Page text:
Why rockets are so captivating is not exactly rocket science. Watching a chunk of metal defy the forces of gravity satisfies many a human’s wish to soar through the air and into space.
Today there are countless rockets to satisfy the itch, and they are not all big launchers delivering heavy satellites into space, like Europe’s Ariane 5 and the upcoming Ariane 6.
Sounding rockets, like this Rexus (Rocket Experiments for University Students) being assembled at the ZARM facilities in Bremen, Germany, are launched regularly in the name of science from the Esrange Space Center in northern Sweden.
Rexus rockets carry approximately 100 kg of experiments to the edge of space before falling back to Earth, providing up to three minutes of microgravity along the way.
The sounding rocket pictured was launched in March 2019 on Rexus 25 and included an experiment by students from Gdańsk University of Technology, Poland. Several modular experiments are held in the circular containers imaged here.
Called Hedgehog, the experiment tested patented instruments for measuring acceleration, vibration and heat flow during launch. The team hopes to refine the tools for use on ground-based qualification tests that all payloads must pass before launch.
At launch, Rexus produces a peak vertical acceleration of around 17 times the force of gravity. Once the rocket motors shut off, the experiments enter freefall. On the downward arc parachutes deploy, lowering the experiments to the ground for transport back to the launch site by helicopter as quickly as possible.
A service module sends data and receives commands from the ground to keep everything on course while sending videos and data to ground stations.
ESA has used sounding rockets for over 30 years to investigate phenomena under microgravity from the state-of-the-art facilities are available at Esrange. The laboratories include microscopes, centrifuges and incubators so investigators can prepare and analyse their experiments around flight.
The Rexus/Bexus programme is realised under a bilateral agreement between the German Aerospace Center (DLR) and the Swedish National Space Agency. The Swedish share of the payload is made available to students from European countries through a collaboration with ESA. EuroLaunch, a cooperation between Swedish Space Corporation and DLR’s Mobile Rocket Base (abbreviated as MORABA) is responsible for campaign management and launch vehicle operations. Experts from DLR, SSC, Bremen University’s Center of Applied Space Technology and Microgravity (ZARM) and ESA provide technical support to the student teams throughout the project. Rexus and Bexus are launched from SSC’s Esrange Space Center in northern Sweden.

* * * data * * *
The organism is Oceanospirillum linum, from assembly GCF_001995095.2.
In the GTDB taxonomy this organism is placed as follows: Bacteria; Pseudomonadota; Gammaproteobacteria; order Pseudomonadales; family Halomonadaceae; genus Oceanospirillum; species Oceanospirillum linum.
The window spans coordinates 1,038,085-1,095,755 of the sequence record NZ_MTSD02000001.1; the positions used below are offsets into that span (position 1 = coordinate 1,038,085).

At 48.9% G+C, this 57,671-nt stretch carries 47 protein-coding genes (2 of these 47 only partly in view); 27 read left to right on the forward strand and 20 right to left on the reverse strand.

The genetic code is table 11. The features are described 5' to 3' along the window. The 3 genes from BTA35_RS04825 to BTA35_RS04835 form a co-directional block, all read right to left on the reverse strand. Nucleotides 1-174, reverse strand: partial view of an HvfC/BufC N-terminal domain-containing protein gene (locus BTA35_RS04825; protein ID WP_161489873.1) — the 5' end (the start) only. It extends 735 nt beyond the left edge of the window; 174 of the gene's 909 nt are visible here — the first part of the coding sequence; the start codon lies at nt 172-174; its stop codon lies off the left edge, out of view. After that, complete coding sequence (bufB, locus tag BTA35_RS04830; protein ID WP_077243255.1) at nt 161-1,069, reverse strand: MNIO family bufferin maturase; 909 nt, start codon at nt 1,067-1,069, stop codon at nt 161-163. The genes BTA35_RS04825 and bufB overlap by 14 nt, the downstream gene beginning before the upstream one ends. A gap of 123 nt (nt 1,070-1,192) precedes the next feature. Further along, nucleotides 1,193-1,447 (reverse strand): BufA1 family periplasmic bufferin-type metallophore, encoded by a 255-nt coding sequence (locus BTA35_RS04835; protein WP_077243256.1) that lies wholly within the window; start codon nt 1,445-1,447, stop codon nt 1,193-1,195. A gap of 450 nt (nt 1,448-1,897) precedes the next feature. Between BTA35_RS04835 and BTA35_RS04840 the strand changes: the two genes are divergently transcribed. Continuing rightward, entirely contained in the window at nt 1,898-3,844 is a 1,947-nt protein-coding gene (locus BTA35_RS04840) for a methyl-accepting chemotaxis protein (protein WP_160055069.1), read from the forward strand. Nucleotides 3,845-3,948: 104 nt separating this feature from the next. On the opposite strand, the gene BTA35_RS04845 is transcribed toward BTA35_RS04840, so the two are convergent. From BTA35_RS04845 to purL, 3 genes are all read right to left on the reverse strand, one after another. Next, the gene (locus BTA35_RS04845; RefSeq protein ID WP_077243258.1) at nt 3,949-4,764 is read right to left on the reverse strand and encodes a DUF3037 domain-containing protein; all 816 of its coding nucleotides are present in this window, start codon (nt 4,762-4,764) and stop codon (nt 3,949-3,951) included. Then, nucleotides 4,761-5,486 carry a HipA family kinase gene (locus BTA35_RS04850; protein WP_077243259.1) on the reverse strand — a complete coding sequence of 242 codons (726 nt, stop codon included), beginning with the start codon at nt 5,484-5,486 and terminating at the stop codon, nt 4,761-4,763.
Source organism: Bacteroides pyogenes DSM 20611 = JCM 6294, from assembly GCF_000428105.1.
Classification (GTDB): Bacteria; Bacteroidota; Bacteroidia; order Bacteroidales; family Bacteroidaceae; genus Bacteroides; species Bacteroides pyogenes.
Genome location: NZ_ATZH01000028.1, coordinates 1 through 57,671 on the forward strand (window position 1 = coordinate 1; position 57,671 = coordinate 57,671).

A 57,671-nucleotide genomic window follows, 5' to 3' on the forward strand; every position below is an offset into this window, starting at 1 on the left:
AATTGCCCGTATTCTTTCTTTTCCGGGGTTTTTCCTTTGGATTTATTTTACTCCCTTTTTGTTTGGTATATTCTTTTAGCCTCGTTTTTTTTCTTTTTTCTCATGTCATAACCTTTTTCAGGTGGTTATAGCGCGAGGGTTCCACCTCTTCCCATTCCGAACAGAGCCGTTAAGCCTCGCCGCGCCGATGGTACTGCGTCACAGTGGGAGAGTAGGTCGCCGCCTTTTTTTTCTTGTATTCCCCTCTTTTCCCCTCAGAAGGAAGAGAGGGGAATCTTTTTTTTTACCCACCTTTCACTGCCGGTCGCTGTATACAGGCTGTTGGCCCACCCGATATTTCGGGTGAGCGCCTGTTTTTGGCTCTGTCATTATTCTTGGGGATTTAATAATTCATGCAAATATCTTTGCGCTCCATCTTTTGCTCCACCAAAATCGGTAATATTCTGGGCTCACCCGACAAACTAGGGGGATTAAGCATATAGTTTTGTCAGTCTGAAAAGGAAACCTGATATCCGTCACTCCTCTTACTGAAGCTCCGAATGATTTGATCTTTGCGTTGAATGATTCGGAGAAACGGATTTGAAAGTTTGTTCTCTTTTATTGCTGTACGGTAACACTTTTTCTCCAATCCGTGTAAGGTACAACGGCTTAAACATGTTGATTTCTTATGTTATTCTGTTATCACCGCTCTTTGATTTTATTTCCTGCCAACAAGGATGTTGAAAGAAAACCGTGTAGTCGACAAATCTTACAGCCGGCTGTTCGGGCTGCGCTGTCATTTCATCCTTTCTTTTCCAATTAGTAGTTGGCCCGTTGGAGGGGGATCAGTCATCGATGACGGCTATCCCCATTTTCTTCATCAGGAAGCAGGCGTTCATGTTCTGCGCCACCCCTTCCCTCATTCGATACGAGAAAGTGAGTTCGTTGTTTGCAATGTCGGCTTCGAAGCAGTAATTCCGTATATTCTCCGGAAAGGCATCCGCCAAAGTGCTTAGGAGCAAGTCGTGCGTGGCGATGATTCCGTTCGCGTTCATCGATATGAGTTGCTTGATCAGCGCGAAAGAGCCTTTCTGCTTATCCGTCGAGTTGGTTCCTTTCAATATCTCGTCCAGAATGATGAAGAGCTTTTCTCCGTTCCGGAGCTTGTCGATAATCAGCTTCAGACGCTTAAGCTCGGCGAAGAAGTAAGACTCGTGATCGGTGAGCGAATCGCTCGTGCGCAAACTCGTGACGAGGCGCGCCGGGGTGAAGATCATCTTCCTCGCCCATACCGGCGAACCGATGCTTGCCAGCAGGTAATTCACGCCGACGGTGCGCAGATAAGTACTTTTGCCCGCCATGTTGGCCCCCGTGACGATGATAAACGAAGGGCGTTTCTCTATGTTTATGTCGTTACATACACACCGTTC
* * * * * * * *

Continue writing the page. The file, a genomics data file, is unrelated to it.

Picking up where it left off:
The Rexus/Bexus programme launches two sounding rockets a year and provides an experimental near-space platform for students who can work on different research areas from atmospheric research and fluid physics, to materials science, radiation physics and technology demonstrators.
Another platform for microgravity experimentation is the Space Rider laboratory. To be launched on a Vega-C rocket, the high-tech space lab can fit up to 800 kg of payloads inside the environmentally controlled cargo bay that will run in low-Earth orbit for a minimum of two months before returning its payloads to Earth.
Like sounding rockets, Space Rider will enable a range of experiments in microgravity and open opportunities for educational missions, starting in 2022.
Rockets are the backbone of all space-based endeavours. ESA in partnership with industry is developing next-generation space transportation vehicles, Ariane 6, Vega-C, and Space Rider. At Space19+, ESA will propose further enhancements to these programmes and introduce new ideas to help Europe work together to build a robust space transportation economy. This week, take a look at what ESA is doing to ensure continued autonomous access to space for Europe and join the conversation online by following the hashtag #RocketWeek